By Peter Marcus, DENVER DAILY NEWS
A proposed Denver Water rate increase isn’t just a drop in the bucket compared to the realities of an economic downturn, ratepayers will argue this week.
The Board of Water Commissioners will hold a public hearing on Wednesday, as well as again next Wednesday, before voting on the proposal. The plan calls for an average increase for next year of $41 per year for Denver customers, or an increase of about $3.40 per month.
The increase would be more than 10 percent for next year and comes as Denver Water officials warn that consumers may see an increase of 31 percent over the next three years.
If approved, the increased water rates would take effect in March 2011.
Suburban residential customers would see an average increase of about $2.66 per month, or about $32 per year.
The proposal has already made a splash with Denver City Council members — but not the kind of splash that Denver Water would have liked. In addition to raising concerns over the impact a rate increase could have on constituents, Councilwoman Jeanne Faatz took the opportunity last month to raise questions over the organization of the Denver Water board itself.
Currently, the Board of Water Commissioners is a five-member board that is appointed by the mayor of Denver. Faatz questioned whether it wouldn’t be a better idea to switch to a board that is elected by the people, to perhaps better represent the interests of voters.
“Our same people are paying these rates and they have definitely let us know that they are not interested in increased taxes and we have tried to listen to that and be responsive, and they’re not interested in higher fees, and yet you all just pretty much as an enterprise get to set what you set and charge them,” Faatz told Denver Water officials at a City Council briefing last month.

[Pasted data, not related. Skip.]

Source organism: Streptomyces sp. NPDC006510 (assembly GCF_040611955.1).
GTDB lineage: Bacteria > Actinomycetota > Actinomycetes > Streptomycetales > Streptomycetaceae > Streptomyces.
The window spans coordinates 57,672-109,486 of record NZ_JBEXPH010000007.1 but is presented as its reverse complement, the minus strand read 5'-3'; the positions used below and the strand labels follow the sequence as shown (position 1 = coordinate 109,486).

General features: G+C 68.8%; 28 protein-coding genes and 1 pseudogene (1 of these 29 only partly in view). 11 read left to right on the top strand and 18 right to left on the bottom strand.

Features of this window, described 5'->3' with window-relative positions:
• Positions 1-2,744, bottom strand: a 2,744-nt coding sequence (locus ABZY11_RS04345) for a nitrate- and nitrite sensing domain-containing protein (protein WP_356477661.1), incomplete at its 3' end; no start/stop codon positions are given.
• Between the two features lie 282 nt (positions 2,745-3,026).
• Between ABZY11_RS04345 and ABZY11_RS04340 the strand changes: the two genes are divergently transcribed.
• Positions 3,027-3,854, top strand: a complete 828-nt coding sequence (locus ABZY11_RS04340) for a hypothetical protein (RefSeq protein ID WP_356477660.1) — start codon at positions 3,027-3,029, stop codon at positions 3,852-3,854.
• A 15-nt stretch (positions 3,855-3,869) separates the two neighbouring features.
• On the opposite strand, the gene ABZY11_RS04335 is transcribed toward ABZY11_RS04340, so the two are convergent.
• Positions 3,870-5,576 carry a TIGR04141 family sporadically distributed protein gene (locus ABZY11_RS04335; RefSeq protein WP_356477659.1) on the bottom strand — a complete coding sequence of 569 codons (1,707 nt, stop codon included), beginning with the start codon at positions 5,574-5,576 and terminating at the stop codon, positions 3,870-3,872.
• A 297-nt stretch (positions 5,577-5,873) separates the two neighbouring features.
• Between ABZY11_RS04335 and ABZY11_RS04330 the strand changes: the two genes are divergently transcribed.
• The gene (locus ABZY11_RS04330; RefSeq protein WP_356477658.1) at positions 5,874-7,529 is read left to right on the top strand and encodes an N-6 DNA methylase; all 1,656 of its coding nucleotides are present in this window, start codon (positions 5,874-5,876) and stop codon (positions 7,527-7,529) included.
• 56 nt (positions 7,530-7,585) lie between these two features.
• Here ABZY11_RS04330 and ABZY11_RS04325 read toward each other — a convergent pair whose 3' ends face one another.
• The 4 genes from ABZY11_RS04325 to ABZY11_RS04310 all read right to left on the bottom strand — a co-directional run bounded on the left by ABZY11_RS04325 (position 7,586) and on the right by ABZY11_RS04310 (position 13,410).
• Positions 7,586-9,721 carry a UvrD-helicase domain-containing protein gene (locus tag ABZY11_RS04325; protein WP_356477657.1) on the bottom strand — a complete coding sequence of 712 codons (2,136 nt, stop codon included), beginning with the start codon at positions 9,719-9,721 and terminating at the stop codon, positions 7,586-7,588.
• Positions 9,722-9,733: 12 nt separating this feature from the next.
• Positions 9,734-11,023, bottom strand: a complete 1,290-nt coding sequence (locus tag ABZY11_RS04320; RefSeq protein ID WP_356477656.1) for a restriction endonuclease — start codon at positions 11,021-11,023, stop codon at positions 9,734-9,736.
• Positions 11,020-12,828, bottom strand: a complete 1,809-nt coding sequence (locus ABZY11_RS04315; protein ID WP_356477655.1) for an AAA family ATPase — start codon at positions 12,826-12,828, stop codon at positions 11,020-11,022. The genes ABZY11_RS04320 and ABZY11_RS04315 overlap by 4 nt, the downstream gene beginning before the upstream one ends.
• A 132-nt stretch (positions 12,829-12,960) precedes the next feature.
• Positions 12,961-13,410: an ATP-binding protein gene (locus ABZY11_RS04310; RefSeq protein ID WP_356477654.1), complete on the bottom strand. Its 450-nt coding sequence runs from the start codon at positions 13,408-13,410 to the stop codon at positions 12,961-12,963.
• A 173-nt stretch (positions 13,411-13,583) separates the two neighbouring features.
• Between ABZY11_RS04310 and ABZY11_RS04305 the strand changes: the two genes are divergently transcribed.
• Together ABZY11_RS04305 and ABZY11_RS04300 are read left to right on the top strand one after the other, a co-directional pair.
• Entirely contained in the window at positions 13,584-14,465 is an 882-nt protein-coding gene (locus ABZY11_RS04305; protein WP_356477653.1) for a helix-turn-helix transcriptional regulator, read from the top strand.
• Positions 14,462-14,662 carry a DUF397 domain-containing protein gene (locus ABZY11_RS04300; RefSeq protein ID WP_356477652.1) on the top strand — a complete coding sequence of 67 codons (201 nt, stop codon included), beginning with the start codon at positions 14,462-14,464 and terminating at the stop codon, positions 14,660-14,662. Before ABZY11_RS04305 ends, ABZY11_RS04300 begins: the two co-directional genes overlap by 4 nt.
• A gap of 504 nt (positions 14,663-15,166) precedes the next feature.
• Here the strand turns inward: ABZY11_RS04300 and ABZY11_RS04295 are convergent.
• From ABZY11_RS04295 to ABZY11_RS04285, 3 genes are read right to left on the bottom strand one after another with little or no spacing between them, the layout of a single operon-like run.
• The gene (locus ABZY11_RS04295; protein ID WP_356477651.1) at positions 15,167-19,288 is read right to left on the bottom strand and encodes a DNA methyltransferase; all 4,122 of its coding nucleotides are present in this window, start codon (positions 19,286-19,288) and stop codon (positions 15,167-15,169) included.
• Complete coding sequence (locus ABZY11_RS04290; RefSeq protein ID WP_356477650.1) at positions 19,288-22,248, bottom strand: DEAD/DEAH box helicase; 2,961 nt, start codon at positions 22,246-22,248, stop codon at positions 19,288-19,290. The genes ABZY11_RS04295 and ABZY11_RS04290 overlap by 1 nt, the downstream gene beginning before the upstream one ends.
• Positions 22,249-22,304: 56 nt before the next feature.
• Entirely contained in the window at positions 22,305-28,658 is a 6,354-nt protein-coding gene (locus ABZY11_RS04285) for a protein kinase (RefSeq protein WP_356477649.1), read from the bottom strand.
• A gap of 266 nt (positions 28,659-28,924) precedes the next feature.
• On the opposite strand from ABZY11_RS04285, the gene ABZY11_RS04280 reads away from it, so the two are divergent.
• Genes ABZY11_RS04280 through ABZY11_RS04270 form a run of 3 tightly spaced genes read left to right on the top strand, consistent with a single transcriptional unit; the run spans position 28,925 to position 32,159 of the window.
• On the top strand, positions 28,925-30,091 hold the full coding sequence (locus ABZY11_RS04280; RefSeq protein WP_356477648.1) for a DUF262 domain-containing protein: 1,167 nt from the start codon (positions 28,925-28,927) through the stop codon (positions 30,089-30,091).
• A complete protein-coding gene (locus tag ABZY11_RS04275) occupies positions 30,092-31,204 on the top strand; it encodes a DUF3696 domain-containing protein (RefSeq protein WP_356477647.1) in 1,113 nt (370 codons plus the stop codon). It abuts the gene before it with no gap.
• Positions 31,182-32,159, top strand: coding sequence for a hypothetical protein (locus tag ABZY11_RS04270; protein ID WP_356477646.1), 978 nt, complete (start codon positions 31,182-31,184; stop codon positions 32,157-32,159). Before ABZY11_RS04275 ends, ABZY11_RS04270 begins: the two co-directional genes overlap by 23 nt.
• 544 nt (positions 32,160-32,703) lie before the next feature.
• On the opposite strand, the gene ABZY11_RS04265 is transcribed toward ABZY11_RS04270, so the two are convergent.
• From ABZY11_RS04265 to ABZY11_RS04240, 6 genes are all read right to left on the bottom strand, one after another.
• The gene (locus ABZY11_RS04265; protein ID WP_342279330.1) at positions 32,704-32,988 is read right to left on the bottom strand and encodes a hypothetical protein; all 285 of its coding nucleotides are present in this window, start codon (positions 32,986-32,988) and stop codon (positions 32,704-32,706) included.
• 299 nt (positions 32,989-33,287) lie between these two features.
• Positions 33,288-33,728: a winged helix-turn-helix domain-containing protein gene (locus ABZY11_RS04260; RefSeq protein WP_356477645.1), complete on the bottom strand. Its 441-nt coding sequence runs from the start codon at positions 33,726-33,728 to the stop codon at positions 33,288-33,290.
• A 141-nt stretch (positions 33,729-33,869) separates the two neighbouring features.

Penelope Zeller, a neighborhood representative for North City Park, said she is already hearing from concerned residents, ranging from the elderly to those who have been laid off during the economic downturn.
Zeller questions a “service fee” on her bill that was implemented when Denver Water began monthly billing. Her fee is in the range of $5.50, or about $65 per year, said Zeller in a letter to Denver Water officials.
“The idea of an increase in water-use rates is inconceivable at this time, and with Denver Water losing trust and respect for decisions that appear to be greedy and short-sighted,” wrote Zeller.
Denver Water explains the need for the rate increase as being about keeping up with increased demand and maintaining and building infrastructure to keep up with demand.
“We need to invest in our water system so we can continue to provide reliable service and clean water to our community,” Angela Bricmont, director of finance for Denver Water, said in a statement last month.
Water officials say they need to rehabilitate or replace more than 3,000 miles of distribution pipe, as well as 12 raw water reservoirs, 22 pump stations and four treatment plants.
Denver Water also plans to expand its system capacity over the next decade to accommodate future needs, according to a news release issued last month. The plan calls for enlarging Gross Reservoir by 18,000 acre-feet, finishing the development of gravel pits that store reusable water, and exploring ways to work with other water providers.
The board will meet today and hold a public hearing at 9 a.m., and then again next Wednesday at 9 a.m. at 1600 West 12th Avenue. The board is expected to vote on the proposed changes next Wednesday, Nov. 17.
Comments may also be submitted to firstname.lastname@example.org.
For more information on the proposed rate adjustment, call 303-628-6320.